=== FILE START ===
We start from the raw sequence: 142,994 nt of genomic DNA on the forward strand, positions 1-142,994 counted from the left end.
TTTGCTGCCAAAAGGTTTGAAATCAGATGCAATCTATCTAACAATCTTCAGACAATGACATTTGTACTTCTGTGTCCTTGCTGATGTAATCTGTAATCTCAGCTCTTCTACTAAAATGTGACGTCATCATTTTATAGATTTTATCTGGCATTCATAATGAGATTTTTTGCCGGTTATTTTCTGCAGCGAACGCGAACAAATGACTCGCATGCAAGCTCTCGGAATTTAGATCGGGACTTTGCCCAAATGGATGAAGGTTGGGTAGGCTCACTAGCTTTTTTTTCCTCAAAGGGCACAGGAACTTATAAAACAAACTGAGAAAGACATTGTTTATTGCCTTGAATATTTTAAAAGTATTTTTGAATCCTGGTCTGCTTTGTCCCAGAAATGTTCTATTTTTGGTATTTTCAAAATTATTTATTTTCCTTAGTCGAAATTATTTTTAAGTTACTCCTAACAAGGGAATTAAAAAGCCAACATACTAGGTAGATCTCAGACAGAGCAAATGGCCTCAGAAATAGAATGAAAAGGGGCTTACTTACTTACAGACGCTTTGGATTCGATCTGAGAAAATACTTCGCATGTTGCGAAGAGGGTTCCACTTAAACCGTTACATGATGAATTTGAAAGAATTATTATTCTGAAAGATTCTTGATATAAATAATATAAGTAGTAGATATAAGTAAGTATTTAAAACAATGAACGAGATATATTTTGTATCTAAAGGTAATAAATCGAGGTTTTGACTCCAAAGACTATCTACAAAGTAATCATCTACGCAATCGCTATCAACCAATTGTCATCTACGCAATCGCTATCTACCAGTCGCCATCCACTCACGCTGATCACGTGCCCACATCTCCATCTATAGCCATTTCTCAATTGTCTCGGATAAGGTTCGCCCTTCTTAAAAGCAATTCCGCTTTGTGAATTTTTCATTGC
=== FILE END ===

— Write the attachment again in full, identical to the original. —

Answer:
We start from the raw sequence: 142,994 nt of genomic DNA on the forward strand, positions 1-142,994 counted from the left end.
TTTGCTGCCAAAAGGTTTGAAATCAGATGCAATCTATCTAACAATCTTCAGACAATGACATTTGTACTTCTGTGTCCTTGCTGATGTAATCTGTAATCTCAGCTCTTCTACTAAAATGTGACGTCATCATTTTATAGATTTTATCTGGCATTCATAATGAGATTTTTTGCCGGTTATTTTCTGCAGCGAACGCGAACAAATGACTCGCATGCAAGCTCTCGGAATTTAGATCGGGACTTTGCCCAAATGGATGAAGGTTGGGTAGGCTCACTAGCTTTTTTTTCCTCAAAGGGCACAGGAACTTATAAAACAAACTGAGAAAGACATTGTTTATTGCCTTGAATATTTTAAAAGTATTTTTGAATCCTGGTCTGCTTTGTCCCAGAAATGTTCTATTTTTGGTATTTTCAAAATTATTTATTTTCCTTAGTCGAAATTATTTTTAAGTTACTCCTAACAAGGGAATTAAAAAGCCAACATACTAGGTAGATCTCAGACAGAGCAAATGGCCTCAGAAATAGAATGAAAAGGGGCTTACTTACTTACAGACGCTTTGGATTCGATCTGAGAAAATACTTCGCATGTTGCGAAGAGGGTTCCACTTAAACCGTTACATGATGAATTTGAAAGAATTATTATTCTGAAAGATTCTTGATATAAATAATATAAGTAGTAGATATAAGTAAGTATTTAAAACAATGAACGAGATATATTTTGTATCTAAAGGTAATAAATCGAGGTTTTGACTCCAAAGACTATCTACAAAGTAATCATCTACGCAATCGCTATCAACCAATTGTCATCTACGCAATCGCTATCTACCAGTCGCCATCCACTCACGCTGATCACGTGCCCACATCTCCATCTATAGCCATTTCTCAATTGTCTCGGATAAGGTTCGCCCTTCTTAAAAGCAATTCCGCTTTGTGAATTTTTCATTGC